Do not quit cold turkey as this can be dangerous for your health. Don’t be afraid to seek proper addiction treatment.
Look for an addiction treatment center near you today and get started on the road to recovery. While there is no cure for addiction, you can still regain your sobriety and start living a healthy life that is free from alcohol.
Rehab is Your Best Chance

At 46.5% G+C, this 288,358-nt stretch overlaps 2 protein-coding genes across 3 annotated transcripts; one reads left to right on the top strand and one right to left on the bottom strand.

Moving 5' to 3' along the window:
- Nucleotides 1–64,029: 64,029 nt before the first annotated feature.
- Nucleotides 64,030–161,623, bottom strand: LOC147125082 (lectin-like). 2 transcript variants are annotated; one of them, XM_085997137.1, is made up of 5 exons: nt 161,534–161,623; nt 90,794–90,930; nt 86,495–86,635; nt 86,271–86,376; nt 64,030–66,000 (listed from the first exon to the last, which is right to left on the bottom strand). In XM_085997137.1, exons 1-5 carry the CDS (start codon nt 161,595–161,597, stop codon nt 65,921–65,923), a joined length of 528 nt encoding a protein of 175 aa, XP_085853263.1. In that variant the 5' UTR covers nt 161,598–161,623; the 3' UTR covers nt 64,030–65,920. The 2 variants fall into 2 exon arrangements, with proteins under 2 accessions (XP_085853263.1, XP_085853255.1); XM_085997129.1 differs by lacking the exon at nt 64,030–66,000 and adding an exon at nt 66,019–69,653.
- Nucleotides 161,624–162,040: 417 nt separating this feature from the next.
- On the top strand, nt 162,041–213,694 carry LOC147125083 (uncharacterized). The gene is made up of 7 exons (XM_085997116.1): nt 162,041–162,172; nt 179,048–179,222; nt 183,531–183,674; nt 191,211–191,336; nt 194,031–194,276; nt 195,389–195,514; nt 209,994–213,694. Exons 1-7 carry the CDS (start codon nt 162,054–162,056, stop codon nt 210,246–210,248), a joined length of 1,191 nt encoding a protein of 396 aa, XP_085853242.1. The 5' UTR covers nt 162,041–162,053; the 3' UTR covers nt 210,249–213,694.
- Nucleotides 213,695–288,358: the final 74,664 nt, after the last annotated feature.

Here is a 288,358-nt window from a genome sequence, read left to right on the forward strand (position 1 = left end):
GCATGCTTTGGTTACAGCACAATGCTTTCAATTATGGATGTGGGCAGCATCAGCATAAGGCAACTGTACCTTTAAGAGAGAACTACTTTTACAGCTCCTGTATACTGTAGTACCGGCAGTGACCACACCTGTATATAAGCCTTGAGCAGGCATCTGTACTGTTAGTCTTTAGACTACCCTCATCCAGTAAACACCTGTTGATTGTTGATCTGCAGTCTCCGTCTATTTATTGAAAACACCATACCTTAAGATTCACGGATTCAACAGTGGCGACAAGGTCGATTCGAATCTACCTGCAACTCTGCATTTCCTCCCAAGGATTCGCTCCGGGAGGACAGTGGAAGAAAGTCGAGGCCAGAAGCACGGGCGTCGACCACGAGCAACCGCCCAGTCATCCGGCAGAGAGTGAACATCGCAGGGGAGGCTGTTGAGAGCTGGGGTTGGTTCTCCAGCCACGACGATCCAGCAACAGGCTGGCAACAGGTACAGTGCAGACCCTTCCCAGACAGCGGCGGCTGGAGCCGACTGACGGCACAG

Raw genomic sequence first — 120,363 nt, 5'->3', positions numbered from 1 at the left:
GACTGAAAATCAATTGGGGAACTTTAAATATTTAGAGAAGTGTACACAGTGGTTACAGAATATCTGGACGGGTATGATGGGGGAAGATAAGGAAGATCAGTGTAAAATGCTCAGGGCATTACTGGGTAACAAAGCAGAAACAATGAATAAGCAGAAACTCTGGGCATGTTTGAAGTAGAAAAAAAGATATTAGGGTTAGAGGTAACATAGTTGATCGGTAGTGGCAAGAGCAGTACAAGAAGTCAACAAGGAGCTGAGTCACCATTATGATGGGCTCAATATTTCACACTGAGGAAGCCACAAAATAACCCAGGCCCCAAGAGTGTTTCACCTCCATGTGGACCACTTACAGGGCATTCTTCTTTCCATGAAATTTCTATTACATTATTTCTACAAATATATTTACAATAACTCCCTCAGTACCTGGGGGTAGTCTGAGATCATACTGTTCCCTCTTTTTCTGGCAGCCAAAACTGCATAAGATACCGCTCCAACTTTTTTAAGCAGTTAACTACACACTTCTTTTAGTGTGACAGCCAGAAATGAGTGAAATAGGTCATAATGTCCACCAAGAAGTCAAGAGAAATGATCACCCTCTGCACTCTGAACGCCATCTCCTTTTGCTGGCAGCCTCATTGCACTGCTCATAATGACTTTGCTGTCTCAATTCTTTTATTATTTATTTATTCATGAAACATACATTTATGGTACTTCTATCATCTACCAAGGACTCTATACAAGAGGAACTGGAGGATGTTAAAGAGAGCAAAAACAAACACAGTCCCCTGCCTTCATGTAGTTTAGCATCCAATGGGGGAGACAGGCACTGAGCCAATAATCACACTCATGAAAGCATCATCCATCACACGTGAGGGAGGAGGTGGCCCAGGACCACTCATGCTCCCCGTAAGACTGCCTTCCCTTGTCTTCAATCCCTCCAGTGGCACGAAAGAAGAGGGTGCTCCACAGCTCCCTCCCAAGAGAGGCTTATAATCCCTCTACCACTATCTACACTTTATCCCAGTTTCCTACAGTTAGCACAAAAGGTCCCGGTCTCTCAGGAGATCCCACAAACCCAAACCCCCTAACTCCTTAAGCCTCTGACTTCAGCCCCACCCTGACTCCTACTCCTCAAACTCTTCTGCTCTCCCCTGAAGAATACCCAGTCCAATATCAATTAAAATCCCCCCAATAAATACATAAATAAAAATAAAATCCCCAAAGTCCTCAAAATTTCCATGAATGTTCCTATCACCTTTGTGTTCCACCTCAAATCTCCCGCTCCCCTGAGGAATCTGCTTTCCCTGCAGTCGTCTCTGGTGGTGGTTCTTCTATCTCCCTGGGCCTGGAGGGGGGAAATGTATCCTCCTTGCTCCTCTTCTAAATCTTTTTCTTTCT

Treatment is an addicted individualʼs best option if they want to recover. Beating an addiction not only requires eliminating the physical dependence, but also addressing the behavioral factors that prevent them from wanting to get better. Simply quitting may not change the psychological aspect of addiction. Some people quit for a while, and then take drugs or alcohol again, only to overdose because they did not detox properly. Recovery involves changing the way the patient feels, thinks, and behaves.